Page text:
Last 27th July 2020 EIOPA published a paper stressing the need of shared public and private insurance coverages to protect individuals and businesses from the financial consequences come from the business interruption caused by potential future pandemics.
COVID-19 has provoked the most serious global economic downturn since the Great Recession of the 1930’s, affecting an enormous part of the society, worldwide, at the same time. Insurance companies by themselves would not be able to offer coverages against the losses policyholders may incur because of a pandemic: the insurance business rely on risk pooling and geographic diversification, while a pandemic hits everybody, everywhere. The premiums needed to cover the claims originated by a business interruption would be just too high: it has been estimated that, given the current tariffs applied to these policies, an amount of premiums collected for a hundred years would have been enough to cover the claims occurred in just two months of pandemic. This ignores that COVID-19 has also affected other lines of business (such as life, health and travel) and, furthermore, that it has indirectly damaged the Asset side of insurers’ Balance Sheets as well, because of the economic downturn.
On one hand these facts seem to discourage insurance companies from covering pandemic risks, but, on the other, people need these type of coverages and, as reported by MARSH in their June 2020 Insight (“Pandemic Risk Protection”), the business community has already expressed a strong will to buy. A solution may be for the insurance companies not to “play alone”.
EIOPA has identified four principles to guide a “shared resilience solution” scheme to cover pandemic risks:
- shared costs and responsibilities between private and public sector
- coordination across public and private entities
- coverage conditional upon implementation of efficient prevention and adaptation measures
- insurance provided against a portion of the economic costs only.
The key elements to manage the significant protection gap are:
- Risk assessment
Insurance companies can perform a suitable risk assessment by having access to all relevant data. Some of them (like type of virus, contagion development, lock-down figures) can be found from public sources, while others (like granular data of losses per company) cannot: a collective effort to make this type of data available would be crucial.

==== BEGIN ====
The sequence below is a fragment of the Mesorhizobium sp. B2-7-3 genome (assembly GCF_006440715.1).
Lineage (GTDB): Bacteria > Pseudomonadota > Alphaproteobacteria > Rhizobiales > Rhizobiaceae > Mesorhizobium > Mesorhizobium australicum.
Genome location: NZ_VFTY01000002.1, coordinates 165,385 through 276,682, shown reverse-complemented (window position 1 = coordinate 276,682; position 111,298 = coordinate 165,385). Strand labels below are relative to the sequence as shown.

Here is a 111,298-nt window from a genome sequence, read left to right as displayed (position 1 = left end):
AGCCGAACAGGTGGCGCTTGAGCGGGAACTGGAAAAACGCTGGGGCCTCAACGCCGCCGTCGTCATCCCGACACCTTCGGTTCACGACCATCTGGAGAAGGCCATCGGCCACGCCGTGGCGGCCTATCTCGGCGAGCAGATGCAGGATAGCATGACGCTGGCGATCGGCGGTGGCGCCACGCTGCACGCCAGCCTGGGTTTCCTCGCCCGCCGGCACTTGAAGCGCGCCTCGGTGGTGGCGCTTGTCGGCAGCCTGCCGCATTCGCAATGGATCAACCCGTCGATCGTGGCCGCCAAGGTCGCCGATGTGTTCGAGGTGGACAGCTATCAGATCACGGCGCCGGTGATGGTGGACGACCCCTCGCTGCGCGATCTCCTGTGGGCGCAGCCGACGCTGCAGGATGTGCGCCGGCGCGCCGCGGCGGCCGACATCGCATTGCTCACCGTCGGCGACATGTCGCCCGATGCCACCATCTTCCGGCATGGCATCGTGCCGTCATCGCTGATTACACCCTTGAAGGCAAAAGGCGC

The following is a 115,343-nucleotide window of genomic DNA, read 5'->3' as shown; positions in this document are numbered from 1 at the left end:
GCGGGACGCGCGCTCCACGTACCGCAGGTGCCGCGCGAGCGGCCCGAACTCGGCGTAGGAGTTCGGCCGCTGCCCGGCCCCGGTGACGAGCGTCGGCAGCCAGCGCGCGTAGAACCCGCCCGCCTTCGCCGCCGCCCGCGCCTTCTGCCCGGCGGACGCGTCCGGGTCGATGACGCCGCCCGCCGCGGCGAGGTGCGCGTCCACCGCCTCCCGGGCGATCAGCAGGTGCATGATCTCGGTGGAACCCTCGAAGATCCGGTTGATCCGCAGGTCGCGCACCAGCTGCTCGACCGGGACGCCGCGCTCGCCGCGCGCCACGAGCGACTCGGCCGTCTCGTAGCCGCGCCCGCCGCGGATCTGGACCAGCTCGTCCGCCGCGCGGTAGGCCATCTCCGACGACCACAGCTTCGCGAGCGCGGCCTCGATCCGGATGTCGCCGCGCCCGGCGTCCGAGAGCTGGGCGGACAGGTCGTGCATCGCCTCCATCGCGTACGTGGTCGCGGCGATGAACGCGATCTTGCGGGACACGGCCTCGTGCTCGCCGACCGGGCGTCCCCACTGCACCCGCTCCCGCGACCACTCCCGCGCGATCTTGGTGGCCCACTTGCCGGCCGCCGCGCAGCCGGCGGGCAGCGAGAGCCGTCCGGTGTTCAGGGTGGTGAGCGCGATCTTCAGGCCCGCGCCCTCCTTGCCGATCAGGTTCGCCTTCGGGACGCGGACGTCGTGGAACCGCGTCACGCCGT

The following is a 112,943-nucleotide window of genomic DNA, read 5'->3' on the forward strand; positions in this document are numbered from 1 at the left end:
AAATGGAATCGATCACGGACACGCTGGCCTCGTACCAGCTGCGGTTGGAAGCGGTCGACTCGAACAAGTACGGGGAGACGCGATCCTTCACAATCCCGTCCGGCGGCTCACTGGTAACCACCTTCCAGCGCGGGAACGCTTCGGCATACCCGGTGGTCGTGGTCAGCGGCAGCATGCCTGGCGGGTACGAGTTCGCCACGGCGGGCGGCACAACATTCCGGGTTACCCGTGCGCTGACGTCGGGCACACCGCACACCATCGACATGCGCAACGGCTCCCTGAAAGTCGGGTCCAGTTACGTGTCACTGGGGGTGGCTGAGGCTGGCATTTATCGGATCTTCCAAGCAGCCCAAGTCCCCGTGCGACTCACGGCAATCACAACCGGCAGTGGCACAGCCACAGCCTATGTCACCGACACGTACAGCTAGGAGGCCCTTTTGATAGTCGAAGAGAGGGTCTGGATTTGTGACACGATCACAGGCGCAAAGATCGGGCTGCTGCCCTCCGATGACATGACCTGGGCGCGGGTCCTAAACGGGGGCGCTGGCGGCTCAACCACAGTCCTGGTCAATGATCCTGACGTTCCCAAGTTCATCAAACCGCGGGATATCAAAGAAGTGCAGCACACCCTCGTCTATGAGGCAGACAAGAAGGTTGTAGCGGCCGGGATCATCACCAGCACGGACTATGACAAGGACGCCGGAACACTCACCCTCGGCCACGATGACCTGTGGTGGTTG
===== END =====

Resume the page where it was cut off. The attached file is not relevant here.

Another key element is to improve the pricing model: the usage of current catastrophe models appears to be insufficient when the effects of the application of a lock-down drive a relevant portion of the risk.
- Product design
A simple and transparent wording is essential, as business interruption policies are not common in European markets. The coverage should target small and medium enterprises, being them those mostly affected by the downturn, without the financial capabilities to withstand any sustained shut down of their activity. The coverage should be parametric, defined over an objective insurance “trigger”, such as an earthquake magnitude. In the case of a pandemic, the trigger may be the contagion growth in the area where the business operates, or a measure of the reduction in the economic activity. A parametric coverage would offer the clients the advantage of a prompt settlement (as the amount would be quickly determined), but would expose them to the risk that the payment is not a good proxy of the losses they have actually incurred.
- Risk transfer
An insurance cover for business interruption caused by a pandemic needs a shared solution comprising public and private sector participation, to enable a risk transfer among different actors: private companies, insurance undertakings, reinsurance industry, national governments and, finally, the European Union. The risk transfer from one level to the next needs to follow a clear mechanism, not necessarily static over time: private insurance companies may start with a limited risk appetite (and a relevant public support) and may increase it over time, while their risk assessment improves and the public intervention can decrease. A co-insurance agreement can be set between private and public to share the losses at a given percentage.
Having acknowledged that a public intervention is needed, it is important to avoid public subsidy to pose a risk of moral hazard by reducing incentives for the clients to invest in risk prevention. This can be avoided by defining premiums that reflect the preventive measure put in place by the clients (e.g. lower premiums for those who have settled better measures) and by leaving them with some risk, for instance by capping the benefits to a given amount.